Beverly Hills, Calif. — Twentieth Century Fox formally announced it will release content on the high-definition Blu-ray Disc format through its subsidiary Twentieth Century Fox Home Entertainment.
Fox, which has been a vocal proponent for a renewable copy protection system in the next generation disc format, has been a member of the Blu-ray Disc Association Board of Directors since October 2004, and remains a member of the DVD Forum. But the studio opted to hold back announcing a release commitment to either format until now.
The announcement gives the Blu-ray Disc camp a bigger edge in Hollywood Studio support just months before rival format HD DVD is playing to launch players based on its format in the United States.
In addition to Fox, Sony Pictures and Disney have also endorsed Blu-ray Disc. HD DVD, meanwhile, has the backing of Warner Bros., Paramount and NBC/Univeral.
Fox did not indicate which titles or how many it would release at the time of the Blu-ray launch in North America, Japan and Europe, which is now slated for sometime in 2006. However, Fox did say its Blu-ray releases would include new and library movie releases in addition to select TV titles.
In its announcement, Fox pointed out that its film library includes such titles as Alien, All About Eve, Die-Hard, Gentleman’s Agreement, I, Robot, Laura, Moulin Rouge, and X-Men. TV titles include 24, Family Guy, In Living Color, Lost In Space, Mary Tyler Moore, Mash, The Simpsons, and X-Files.
Fox said its commitment to emerging technologies “is dedicated to enhancing the consumer experience of its products and providing for backward compatibility with their existing home entertainment libraries while also aggressively protecting its intellectual property from piracy.”
Fox said its commitment to publish on Blu-ray is “a direct result of the [Blu-ray Disc] organization’s recent adoption of copyright protection measures, including renewable security that addresses the needs and concerns of the studio and the entire Hollywood community.”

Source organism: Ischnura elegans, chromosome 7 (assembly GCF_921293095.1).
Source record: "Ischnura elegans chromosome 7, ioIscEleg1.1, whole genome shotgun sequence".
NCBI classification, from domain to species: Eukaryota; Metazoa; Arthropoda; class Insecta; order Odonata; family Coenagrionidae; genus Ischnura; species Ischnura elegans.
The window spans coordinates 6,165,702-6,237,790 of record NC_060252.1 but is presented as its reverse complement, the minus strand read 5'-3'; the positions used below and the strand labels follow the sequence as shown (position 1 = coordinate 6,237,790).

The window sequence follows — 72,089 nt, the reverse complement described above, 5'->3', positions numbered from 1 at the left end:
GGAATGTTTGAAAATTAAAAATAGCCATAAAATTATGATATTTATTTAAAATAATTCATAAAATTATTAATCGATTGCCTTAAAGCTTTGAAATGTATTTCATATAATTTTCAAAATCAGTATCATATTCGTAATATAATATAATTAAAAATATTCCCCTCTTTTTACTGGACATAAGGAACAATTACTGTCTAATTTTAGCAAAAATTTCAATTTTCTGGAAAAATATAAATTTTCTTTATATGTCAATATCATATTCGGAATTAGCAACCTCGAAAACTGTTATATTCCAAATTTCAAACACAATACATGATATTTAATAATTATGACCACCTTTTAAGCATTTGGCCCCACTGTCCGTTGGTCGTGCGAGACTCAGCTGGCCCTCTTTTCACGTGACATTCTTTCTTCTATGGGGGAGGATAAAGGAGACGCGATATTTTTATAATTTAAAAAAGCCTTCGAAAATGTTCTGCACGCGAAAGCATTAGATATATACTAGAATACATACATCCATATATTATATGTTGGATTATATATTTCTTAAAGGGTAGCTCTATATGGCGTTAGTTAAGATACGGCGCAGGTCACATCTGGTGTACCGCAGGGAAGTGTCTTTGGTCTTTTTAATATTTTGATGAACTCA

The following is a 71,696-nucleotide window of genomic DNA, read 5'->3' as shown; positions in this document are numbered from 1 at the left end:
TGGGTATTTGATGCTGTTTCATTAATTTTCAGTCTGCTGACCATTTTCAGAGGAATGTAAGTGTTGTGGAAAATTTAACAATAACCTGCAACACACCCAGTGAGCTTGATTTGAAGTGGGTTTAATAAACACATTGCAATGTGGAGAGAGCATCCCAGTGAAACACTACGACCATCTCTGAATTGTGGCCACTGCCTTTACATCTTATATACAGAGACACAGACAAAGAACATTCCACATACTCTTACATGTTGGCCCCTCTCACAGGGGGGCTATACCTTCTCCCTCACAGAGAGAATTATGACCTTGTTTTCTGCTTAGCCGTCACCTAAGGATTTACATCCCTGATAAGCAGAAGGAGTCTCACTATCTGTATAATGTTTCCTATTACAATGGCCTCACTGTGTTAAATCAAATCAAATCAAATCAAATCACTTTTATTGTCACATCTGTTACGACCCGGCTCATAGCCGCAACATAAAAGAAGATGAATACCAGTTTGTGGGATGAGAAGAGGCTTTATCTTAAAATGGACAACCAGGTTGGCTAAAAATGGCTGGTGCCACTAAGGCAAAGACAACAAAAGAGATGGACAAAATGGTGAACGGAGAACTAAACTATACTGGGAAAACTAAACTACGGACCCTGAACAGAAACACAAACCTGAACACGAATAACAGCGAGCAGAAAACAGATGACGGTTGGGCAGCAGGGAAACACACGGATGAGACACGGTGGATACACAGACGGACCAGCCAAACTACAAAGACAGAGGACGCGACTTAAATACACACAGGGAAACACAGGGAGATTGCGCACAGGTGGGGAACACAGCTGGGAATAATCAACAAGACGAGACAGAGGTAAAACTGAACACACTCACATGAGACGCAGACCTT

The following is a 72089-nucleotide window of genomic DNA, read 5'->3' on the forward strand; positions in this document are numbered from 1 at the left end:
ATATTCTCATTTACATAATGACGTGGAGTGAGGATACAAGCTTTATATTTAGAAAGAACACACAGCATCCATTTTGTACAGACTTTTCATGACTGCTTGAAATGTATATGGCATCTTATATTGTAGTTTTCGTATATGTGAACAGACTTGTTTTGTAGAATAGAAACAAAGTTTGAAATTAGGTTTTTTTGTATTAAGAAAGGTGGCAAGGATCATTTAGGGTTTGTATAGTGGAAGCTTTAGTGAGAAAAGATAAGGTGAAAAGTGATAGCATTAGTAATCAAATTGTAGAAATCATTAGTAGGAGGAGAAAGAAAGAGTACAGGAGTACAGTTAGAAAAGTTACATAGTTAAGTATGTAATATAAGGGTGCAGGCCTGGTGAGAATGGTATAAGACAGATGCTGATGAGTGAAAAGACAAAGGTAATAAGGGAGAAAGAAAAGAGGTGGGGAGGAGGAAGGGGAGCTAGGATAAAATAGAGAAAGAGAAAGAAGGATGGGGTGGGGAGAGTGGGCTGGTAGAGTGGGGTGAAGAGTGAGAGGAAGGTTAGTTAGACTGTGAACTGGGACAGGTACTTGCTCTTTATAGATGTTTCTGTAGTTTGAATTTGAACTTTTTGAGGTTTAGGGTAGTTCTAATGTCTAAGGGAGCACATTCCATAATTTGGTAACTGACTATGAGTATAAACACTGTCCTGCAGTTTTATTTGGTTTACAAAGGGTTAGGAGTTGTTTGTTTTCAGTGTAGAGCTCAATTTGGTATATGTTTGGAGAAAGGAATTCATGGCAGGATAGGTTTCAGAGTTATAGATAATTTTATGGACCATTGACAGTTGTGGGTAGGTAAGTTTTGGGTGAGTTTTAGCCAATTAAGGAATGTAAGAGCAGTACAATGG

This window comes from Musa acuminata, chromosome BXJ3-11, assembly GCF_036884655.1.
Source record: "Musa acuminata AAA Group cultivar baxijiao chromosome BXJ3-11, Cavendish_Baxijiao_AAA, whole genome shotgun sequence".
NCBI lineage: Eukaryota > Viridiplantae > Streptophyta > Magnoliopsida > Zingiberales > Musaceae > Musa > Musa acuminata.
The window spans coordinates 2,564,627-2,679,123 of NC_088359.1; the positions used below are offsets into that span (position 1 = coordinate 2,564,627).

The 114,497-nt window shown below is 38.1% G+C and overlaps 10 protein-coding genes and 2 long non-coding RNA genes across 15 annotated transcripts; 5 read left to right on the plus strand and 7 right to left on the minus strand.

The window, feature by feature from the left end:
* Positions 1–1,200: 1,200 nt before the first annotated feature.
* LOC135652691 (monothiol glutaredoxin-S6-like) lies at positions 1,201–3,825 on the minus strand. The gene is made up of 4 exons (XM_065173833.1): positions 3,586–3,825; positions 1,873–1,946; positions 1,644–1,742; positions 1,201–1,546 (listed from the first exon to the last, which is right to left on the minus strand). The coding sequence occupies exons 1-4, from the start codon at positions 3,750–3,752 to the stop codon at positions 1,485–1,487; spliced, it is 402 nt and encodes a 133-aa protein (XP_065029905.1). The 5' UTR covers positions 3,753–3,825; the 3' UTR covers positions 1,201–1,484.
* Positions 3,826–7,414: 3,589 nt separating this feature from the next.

“Blu-ray is a superior high definition technology that is a full step forward in the evolution of consumer packaged media,” said Mike Dunn, Twentieth Century Fox Home Entertainment Worldwide president. “For consumers, the release of our films on Blu-ray will provide in-home entertainment beyond anything they have imagined. On the business side, the advanced functionality, picture quality and data capacity at a competitive manufacturing cost along with ‘room for growth’ as new consumer usage options are developed, fully realizes the promise of a next generation format and represents the future of home entertainment.”
In response the HD DVD Promotion Group called Fox’s statement “misleading in terms of which format provides for more robust copy protection.”
“The content protection system of HD DVD provides an equivalent level of security as the system advocated by Fox for Blu-ray,” the HD DVD groups said in prepared statement. “We also believe the Blu-ray disc format and proposed copy protection system may result in playability and reliability issues for the consumer.
“HD DVD provides robust, renewable and standardized content protection coupled with proven reliability, cost effectiveness and flexibility which is why many major film studios have announced support for the HD DVD format.”